In the current accountable care organization (ACO) environment, pediatric health systems and hospitals are striving toward better population health management and cost control as they begin to assume the risk for the use of health care resources and spending. In this issue of JAMA Pediatrics, Christensen and Payne1 have elevated the conversation on the impact of pediatric ACOs to a higher level of sophistication by exploring the relationship among attribution, resource use, and cost within a pediatric Medicaid population. The authors demonstrated promising findings within a Medicaid ACO involving Children’s Hospitals and Clinics of Minnesota and the State of Minnesota Department of Human Services. Specifically, the study found that ACO attribution was correlated with decreases in the use of inpatient care resources and spending, particularly among children with multiple chronic conditions. The authors acknowledged, however, that the total ACO cohort had been reduced by 50% after 12 months and by 70% after 24 months. Given that the study did not control for social determinants, the authors asked the following question: If the proportion of patients who became unattributed represent those whose social circumstances have a negative influence on their health, would successful efforts to maintain engagement have resulted in a reduction in the use of resources and cost in this group? In the context of social determinants for the Medicaid population, a corollary issue arises with the assumption that continued attribution is a useful proxy for consistent primary care.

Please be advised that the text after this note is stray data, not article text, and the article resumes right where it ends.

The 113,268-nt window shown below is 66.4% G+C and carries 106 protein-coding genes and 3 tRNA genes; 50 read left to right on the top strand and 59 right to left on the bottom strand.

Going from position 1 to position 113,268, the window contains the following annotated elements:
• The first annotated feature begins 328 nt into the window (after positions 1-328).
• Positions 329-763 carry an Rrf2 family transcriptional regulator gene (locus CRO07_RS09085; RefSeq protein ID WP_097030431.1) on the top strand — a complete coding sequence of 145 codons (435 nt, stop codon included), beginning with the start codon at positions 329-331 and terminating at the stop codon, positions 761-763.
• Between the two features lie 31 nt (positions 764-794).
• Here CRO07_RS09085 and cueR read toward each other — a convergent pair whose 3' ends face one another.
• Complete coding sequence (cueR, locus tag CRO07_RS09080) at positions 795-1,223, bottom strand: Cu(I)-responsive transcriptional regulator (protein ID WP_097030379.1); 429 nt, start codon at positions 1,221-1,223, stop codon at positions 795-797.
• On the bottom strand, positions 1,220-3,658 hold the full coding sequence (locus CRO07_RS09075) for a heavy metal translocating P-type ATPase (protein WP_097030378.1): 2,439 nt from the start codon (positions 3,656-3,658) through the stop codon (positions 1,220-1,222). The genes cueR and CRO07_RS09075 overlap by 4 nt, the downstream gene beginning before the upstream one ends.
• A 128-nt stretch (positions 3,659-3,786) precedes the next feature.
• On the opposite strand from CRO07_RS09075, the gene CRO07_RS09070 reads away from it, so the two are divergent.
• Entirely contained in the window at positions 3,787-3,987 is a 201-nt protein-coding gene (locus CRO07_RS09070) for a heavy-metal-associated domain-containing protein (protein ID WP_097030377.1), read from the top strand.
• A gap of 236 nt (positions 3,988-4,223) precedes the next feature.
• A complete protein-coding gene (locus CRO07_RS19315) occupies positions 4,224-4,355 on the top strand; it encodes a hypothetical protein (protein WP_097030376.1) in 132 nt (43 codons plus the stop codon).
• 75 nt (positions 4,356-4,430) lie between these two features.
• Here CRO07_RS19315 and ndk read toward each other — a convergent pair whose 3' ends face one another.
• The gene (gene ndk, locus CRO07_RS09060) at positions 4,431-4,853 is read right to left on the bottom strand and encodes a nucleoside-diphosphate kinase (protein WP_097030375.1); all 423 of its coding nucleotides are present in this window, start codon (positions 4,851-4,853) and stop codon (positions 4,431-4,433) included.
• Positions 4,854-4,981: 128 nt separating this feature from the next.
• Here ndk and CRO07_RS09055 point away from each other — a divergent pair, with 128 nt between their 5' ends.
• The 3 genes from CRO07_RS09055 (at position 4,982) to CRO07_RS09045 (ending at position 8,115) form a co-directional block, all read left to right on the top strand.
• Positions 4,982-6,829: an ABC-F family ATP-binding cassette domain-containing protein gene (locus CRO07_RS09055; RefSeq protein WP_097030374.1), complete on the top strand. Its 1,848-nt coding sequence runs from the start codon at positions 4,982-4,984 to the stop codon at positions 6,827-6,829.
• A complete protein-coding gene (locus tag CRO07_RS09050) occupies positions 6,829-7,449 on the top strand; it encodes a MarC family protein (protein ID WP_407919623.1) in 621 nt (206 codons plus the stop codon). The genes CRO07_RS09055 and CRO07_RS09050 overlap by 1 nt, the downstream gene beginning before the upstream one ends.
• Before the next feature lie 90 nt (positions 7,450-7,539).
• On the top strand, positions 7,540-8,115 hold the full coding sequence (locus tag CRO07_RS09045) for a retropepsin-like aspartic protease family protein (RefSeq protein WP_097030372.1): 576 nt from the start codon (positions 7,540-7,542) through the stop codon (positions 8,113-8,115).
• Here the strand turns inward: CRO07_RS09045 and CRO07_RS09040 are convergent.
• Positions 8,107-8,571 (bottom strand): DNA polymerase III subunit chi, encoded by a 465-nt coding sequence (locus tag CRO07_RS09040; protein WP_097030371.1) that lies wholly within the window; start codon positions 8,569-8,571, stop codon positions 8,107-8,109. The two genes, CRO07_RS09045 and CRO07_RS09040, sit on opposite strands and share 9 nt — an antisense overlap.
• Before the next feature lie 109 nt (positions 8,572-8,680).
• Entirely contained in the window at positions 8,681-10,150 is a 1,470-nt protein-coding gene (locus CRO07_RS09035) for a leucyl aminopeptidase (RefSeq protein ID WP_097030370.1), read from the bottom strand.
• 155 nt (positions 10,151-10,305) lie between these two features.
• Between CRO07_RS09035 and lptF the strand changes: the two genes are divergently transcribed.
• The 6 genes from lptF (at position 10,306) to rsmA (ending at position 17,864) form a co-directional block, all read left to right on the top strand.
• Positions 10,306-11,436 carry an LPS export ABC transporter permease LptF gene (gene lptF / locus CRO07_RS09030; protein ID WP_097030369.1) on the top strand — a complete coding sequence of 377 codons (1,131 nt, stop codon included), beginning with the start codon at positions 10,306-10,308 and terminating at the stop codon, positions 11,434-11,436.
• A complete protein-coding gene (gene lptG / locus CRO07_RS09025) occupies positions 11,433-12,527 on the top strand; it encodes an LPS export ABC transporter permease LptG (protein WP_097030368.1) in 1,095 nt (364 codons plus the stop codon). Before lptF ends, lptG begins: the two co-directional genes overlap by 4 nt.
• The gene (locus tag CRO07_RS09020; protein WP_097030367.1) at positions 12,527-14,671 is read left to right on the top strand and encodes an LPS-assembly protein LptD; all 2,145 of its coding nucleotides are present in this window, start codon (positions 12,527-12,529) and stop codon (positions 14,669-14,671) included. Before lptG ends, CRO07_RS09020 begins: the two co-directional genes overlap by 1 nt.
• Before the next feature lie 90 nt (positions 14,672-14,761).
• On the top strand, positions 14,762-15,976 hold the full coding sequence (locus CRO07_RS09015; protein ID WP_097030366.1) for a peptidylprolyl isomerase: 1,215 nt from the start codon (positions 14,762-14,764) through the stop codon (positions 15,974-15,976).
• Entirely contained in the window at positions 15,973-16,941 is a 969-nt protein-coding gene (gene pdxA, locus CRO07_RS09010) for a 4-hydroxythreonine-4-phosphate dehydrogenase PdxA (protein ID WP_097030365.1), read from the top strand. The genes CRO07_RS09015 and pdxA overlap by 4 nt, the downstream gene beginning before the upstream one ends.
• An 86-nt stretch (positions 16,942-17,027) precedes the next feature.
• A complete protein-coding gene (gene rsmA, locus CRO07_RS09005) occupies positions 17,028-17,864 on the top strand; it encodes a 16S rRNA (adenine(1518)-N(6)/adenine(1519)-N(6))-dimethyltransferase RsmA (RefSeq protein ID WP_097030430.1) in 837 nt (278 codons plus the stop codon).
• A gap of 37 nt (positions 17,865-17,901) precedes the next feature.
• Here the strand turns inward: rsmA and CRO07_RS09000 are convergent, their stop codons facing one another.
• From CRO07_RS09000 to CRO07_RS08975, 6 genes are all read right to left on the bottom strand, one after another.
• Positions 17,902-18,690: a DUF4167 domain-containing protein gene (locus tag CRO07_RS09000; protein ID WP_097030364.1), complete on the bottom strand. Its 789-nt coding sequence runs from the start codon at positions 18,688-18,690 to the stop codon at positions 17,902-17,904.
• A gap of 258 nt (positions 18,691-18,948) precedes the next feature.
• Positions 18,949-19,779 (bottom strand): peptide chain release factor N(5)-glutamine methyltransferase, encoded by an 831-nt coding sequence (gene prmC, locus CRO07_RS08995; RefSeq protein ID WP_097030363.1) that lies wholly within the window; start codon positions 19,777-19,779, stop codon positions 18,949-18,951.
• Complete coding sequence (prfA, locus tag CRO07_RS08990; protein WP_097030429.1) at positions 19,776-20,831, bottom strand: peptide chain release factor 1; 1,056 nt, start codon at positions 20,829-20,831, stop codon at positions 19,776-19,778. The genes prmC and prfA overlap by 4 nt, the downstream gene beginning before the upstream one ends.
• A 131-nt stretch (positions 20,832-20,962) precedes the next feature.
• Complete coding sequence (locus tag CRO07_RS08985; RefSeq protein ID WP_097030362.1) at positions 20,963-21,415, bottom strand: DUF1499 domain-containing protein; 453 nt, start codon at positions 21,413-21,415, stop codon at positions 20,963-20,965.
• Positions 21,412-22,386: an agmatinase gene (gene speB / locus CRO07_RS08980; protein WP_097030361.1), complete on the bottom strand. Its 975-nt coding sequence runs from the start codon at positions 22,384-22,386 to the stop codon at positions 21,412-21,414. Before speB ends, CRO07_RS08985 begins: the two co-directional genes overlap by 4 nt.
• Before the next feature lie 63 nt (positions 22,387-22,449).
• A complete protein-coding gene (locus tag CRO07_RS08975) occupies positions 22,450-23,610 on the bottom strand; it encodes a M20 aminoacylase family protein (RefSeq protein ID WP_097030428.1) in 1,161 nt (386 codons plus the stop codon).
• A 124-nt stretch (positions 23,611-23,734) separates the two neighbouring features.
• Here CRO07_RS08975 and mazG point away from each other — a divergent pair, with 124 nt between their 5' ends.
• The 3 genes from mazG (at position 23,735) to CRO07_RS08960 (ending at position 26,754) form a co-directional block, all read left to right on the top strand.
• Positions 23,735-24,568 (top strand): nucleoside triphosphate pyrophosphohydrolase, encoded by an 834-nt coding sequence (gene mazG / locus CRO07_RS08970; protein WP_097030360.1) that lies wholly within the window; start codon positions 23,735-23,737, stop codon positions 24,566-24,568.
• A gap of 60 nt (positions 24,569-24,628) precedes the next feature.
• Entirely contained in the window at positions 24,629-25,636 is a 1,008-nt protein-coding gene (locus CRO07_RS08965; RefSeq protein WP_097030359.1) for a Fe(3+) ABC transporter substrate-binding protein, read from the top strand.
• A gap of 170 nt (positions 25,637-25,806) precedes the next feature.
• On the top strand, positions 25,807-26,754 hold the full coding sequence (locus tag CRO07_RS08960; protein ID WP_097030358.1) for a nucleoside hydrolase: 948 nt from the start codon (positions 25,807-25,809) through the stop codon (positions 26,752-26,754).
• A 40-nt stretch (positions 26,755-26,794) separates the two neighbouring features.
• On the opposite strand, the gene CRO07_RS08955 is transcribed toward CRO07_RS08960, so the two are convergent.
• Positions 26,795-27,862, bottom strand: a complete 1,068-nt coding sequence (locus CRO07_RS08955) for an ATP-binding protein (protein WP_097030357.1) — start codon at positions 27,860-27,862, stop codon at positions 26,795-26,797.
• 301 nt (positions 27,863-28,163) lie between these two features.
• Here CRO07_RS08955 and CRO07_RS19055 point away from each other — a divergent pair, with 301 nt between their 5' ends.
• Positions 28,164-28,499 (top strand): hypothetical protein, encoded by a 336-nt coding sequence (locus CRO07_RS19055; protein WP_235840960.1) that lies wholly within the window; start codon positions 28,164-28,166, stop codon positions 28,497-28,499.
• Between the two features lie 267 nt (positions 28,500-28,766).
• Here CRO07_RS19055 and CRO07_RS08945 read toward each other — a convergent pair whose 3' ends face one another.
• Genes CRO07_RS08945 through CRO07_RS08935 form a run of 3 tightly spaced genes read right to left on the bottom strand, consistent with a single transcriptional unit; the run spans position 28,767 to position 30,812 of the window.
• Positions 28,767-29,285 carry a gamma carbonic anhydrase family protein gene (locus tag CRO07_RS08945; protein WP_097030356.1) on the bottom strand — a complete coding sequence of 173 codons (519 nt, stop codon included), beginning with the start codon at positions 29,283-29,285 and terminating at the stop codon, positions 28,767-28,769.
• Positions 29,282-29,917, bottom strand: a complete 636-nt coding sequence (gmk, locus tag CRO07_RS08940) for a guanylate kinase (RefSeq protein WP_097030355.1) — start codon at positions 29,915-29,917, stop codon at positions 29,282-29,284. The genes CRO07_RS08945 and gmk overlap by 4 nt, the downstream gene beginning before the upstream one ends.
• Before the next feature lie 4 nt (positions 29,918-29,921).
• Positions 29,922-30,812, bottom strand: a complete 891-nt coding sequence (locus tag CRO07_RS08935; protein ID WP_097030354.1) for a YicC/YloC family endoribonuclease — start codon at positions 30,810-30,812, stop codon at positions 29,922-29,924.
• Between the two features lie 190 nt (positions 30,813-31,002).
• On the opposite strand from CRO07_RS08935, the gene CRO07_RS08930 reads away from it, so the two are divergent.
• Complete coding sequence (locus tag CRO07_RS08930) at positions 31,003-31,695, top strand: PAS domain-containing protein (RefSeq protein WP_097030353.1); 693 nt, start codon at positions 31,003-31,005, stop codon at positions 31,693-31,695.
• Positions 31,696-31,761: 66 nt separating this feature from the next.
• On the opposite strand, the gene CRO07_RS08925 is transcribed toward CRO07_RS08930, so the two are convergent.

Magrielle H. Eisen, David M. Rubin. Breaking New Ground in Health Services ResearchEffect of Attribution Length in a Pediatric Medicaid Accountable Care Organization. JAMA Pediatr. 2016;170(2):114–115. doi:10.1001/jamapediatrics.2015.3830